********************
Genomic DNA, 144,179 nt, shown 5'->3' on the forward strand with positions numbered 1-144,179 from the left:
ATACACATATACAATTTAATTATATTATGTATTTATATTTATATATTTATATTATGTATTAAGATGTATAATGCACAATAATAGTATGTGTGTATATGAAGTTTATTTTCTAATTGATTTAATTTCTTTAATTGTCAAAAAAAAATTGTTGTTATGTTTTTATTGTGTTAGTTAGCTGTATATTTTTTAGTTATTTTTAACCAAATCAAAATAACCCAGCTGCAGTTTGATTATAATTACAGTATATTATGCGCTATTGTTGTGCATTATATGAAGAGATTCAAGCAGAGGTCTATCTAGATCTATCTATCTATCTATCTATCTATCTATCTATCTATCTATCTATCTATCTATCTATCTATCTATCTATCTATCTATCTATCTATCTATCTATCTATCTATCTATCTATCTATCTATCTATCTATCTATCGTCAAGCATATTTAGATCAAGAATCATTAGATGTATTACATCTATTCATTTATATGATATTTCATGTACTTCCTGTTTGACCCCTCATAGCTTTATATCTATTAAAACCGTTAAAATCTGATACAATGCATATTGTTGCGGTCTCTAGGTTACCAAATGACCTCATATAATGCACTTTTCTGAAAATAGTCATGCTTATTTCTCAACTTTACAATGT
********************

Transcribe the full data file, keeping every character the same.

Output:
Genomic DNA, 144,179 nt, shown 5'->3' on the forward strand with positions numbered 1-144,179 from the left:
ATACACATATACAATTTAATTATATTATGTATTTATATTTATATATTTATATTATGTATTAAGATGTATAATGCACAATAATAGTATGTGTGTATATGAAGTTTATTTTCTAATTGATTTAATTTCTTTAATTGTCAAAAAAAAATTGTTGTTATGTTTTTATTGTGTTAGTTAGCTGTATATTTTTTAGTTATTTTTAACCAAATCAAAATAACCCAGCTGCAGTTTGATTATAATTACAGTATATTATGCGCTATTGTTGTGCATTATATGAAGAGATTCAAGCAGAGGTCTATCTAGATCTATCTATCTATCTATCTATCTATCTATCTATCTATCTATCTATCTATCTATCTATCTATCTATCTATCTATCTATCTATCTATCTATCTATCTATCTATCTATCTATCTATCTATCTATCTATCTATCGTCAAGCATATTTAGATCAAGAATCATTAGATGTATTACATCTATTCATTTATATGATATTTCATGTACTTCCTGTTTGACCCCTCATAGCTTTATATCTATTAAAACCGTTAAAATCTGATACAATGCATATTGTTGCGGTCTCTAGGTTACCAAATGACCTCATATAATGCACTTTTCTGAAAATAGTCATGCTTATTTCTCAACTTTACAATGT